Author Contributions

Conceptualization, Y.K., T.K. (Tomoaki Kurosaki), C.Y., M.H., H.S., S.K., and T.N. (Tadahiro Nakamura); Formal analysis, Y.K., T.N. (Tadayuki Nagahara), and N.O.; Investigation, Y.K., T.N. (Tadayuki Nagahara), and N.O.; Methodology, Y.K., M.N., N.O., C.Y., H.S., S.K., and T.N. (Tadahiro Nakamura); Project administration, T.N. (Tadahiro Nakamura); Supervision, H.S. and T.N. (Tadahiro Nakamura); Writing—original draft, Y.K. and S.K.; Writing—review and editing, Y.K., J.H., H.N., H.H., T.M., M.H., T.K. (Takashi Kitahara), H.S., S.K., and T.N. (Tadahiro Nakamura). All authors have read and agreed to the published version of the manuscript.

Funding

This research was partly supported by the Japan Society for the Promotion of Science (JSPS) KAKENHI Grant Number 18H02589.

Conflicts of Interest

Shigeru Kawakami received a scholarship donation for the study of the incompatibility of vancomycin with other clinically used drugs from Towa Pharmaceutical Co., Ltd., Japan. The funders had no role in the design of the study, in the collection, analyses, or interpretation of data, in the writing of the manuscript, or in the decision to publish the results. Other authors report no declarations of interest.

References

  1. Patel, J.K.; Didolkar, M.S.; Pickren, J.W.; Moore, R.H. Metastatic pattern of malignant melanoma. A study of 216 autopsy cases. Am. J. Surg. 1978, 135, 807–810. [Google Scholar] [CrossRef]
  2. Leong, S.P.; Cady, B.; Jablons, D.M.; Garcia-Aguilar, J.; Reintgen, D.; Jakub, J.; Pendas, S.; Duhaime, L.; Cassell, R.; Gardner, M.; et al. Clinical patterns of metastasis. Cancer Metastasis Rev. 2006, 25, 221–232. [Google Scholar] [CrossRef]
  3. Mocellin, S.; Hoon, D.; Ambrosi, A.; Nitti, D.; Rossi, C.R. The prognostic value of circulating tumor cells in patients with melanoma: A systematic review and meta-analysis. Clin. Cancer Res. 2006, 12, 4605–4613. [Google Scholar] [CrossRef][Green Version]
  4. Francken, A.B.; Accortt, N.A.; Shaw, H.M.; Wiener, M.; Soong, S.J.; Hoekstra, H.J.; Thompson, J.F. Prognosis and determinants of outcome following locoregional or distant recurrence in patients with cutaneous melanoma. Ann. Surg. Oncol. 2008, 15, 1476–1484. [Google Scholar] [CrossRef] [PubMed]
  5. Quintana, E.; Shackleton, M.; Foster, H.R.; Fullen, D.R.; Sabel, M.S.; Morrison, S.J. Phenotypic heterogeneity among tumorigenic melanoma cells from patients that is reversible and not hierarchically organized. Cancer Cell 2010, 18, 510–523. [Google Scholar] [CrossRef][Green Version]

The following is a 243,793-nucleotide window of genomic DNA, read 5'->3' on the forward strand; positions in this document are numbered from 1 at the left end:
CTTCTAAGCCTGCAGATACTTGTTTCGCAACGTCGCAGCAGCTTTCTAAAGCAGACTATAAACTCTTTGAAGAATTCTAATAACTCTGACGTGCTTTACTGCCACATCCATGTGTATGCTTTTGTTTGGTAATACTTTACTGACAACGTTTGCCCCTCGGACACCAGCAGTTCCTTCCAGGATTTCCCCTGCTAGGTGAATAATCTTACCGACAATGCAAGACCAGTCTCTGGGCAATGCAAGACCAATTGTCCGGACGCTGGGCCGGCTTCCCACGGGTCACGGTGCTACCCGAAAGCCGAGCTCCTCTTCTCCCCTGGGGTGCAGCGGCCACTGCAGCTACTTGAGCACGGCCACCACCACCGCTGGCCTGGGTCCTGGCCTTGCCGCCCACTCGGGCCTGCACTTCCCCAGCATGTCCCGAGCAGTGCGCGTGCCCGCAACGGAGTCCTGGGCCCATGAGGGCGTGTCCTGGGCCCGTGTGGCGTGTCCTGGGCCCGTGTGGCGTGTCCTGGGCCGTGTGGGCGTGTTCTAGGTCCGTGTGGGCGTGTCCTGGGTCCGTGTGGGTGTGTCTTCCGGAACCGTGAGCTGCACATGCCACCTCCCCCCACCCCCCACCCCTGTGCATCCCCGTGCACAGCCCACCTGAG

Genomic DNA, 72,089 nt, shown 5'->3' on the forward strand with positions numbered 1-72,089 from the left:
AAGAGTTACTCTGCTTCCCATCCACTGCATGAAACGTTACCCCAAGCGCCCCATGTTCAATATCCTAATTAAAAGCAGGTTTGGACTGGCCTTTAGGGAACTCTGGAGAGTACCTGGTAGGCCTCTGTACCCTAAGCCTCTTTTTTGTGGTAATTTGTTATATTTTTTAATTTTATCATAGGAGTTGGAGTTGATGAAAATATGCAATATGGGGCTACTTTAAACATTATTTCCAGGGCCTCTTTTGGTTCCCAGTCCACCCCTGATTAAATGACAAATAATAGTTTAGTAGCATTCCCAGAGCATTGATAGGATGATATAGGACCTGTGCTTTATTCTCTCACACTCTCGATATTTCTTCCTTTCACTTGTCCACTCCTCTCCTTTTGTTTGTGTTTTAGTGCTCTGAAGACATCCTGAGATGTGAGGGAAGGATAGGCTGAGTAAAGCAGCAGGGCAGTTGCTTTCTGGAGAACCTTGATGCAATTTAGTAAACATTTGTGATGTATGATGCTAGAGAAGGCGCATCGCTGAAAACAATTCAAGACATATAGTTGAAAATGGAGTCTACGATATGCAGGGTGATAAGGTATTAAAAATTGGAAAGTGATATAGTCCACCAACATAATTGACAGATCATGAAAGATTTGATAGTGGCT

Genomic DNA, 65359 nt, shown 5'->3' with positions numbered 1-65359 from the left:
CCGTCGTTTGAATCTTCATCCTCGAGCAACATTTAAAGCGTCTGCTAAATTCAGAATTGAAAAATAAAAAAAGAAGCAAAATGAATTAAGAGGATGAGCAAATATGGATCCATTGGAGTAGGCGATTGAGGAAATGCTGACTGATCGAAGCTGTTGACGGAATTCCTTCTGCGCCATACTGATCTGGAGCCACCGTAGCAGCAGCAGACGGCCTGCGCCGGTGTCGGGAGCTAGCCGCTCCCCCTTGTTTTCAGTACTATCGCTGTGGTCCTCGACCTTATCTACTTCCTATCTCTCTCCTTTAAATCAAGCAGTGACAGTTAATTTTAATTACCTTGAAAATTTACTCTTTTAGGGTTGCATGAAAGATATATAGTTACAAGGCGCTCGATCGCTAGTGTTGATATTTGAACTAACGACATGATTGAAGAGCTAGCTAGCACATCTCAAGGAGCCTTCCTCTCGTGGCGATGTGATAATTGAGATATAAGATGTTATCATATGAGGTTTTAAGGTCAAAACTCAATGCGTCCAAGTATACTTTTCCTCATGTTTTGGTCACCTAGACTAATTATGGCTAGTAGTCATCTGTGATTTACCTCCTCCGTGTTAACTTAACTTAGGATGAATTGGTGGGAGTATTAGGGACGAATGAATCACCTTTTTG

6. Romano, S.; Staibano, S.; Greco, A.; Brunetti, A.; Nappo, G.; Llardi, G.; Martinelli, R.; Sorrentino, A.; Di Pace, A.; Mascolo, M.; et al. FK506 binding protein 51 positively regulates melanoma stemness and metastatic potential. Cell Death Dis. 2013, 4, e578. [Google Scholar] [CrossRef] [PubMed][Green Version]
  7. Parmiani, G. Melanoma antigens and their recognition by T cells. Keio J. Med. 2001, 50, 86–90. [Google Scholar] [CrossRef] [PubMed][Green Version]
  8. Hodi, F.S. Well-defined melanoma antigens as progression markers for melanoma: Insights into differential expression and host response based on stage. Clin. Cancer Res. 2006, 12, 673–678. [Google Scholar] [CrossRef] [PubMed][Green Version]
  9. Plotkin, S.A. Vaccines: Past, present and future. Nat. Med. 2005, 11, S5. [Google Scholar] [CrossRef]
  10. Karch, C.P.; Burkhard, P. Vaccine technologies: From whole organisms to rationally designed protein assemblies. Biochem. Pharmacol. 2016, 120, 1–14. [Google Scholar] [CrossRef]
  11. Kutzler, M.A.; Weiner, D.B. DNA vaccines: Ready for prime time? Nat. Rev. Genet. 2008, 9, 776. [Google Scholar] [CrossRef] [PubMed]
  12. Zhang, M.; Hong, Y.; Chen, W.; Wang, C. Polymers for DNA vaccine delivery. ACS Biomater. Sci. Eng. 2016, 3, 108–125. [Google Scholar] [CrossRef]
  13. Hobernik, D.; Bros, M. DNA vaccines-how far from clinical use? Int. J. Mol. Sci. 2018, 19, 3605. [Google Scholar] [CrossRef] [PubMed][Green Version]
  14. McCluskie, M.J.; Brazolot Millan, C.L.; Gramzinski, R.A.; Robinson, H.L.; Santoro, J.C.; Fuller, J.T.; Widera, G.; Haynes, J.R.; Purcell, R.H.; Davis, H.L. Route and method of delivery of DNA vaccine influence immune responses in mice and non-human primates. Mol. Med. 1999, 5, 287–300. [Google Scholar] [CrossRef] [PubMed]